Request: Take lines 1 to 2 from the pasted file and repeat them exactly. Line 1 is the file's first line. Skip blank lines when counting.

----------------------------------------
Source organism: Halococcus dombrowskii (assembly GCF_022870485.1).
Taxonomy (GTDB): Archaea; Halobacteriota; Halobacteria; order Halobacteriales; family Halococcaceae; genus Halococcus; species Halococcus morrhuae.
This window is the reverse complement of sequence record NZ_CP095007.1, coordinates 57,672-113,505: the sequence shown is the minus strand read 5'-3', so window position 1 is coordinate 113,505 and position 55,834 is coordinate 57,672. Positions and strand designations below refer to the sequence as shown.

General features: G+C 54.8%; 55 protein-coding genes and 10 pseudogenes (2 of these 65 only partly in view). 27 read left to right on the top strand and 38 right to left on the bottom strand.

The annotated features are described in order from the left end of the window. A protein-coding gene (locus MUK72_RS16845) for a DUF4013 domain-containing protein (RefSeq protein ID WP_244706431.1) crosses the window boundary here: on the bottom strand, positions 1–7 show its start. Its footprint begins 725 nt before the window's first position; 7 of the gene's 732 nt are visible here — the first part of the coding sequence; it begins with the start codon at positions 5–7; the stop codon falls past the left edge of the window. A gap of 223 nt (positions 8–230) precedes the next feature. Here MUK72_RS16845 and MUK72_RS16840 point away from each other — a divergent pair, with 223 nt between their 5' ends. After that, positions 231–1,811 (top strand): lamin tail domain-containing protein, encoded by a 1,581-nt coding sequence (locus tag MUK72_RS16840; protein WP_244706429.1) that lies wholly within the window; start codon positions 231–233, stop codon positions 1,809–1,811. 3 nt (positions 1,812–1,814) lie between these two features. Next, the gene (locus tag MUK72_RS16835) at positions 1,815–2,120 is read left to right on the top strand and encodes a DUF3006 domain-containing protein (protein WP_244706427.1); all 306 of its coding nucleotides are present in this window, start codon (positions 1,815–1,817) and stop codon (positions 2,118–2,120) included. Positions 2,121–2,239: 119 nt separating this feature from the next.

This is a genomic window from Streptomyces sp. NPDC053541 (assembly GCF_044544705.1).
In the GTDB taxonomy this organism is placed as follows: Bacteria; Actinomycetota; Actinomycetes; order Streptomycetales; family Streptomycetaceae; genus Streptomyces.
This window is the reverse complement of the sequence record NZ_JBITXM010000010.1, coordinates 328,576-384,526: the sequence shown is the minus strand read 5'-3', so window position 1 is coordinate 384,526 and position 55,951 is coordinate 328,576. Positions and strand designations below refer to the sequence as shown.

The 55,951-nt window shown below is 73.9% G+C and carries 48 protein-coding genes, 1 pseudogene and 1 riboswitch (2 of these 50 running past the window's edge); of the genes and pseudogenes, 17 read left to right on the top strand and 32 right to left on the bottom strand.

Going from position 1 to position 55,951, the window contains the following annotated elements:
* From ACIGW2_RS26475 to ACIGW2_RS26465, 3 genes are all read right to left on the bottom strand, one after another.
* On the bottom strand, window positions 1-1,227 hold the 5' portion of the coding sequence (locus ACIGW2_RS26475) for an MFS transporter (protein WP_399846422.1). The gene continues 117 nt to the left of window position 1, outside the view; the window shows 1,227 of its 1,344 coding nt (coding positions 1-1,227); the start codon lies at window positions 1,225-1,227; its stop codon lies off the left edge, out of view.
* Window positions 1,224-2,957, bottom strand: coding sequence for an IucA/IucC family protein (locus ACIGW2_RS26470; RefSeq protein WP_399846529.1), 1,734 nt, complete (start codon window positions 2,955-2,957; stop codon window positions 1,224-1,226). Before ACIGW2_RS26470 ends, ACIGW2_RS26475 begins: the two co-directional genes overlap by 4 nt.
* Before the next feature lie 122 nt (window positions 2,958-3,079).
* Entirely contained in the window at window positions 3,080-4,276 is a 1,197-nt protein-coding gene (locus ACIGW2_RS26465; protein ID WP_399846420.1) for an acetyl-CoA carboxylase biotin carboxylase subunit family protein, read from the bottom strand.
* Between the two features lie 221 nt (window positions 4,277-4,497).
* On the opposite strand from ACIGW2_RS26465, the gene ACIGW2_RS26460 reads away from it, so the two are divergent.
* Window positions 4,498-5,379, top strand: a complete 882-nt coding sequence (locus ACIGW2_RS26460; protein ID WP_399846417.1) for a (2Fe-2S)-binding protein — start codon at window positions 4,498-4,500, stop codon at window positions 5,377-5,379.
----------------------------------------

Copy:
Source organism: Halococcus dombrowskii (assembly GCF_022870485.1).
Taxonomy (GTDB): Archaea; Halobacteriota; Halobacteria; order Halobacteriales; family Halococcaceae; genus Halococcus; species Halococcus morrhuae.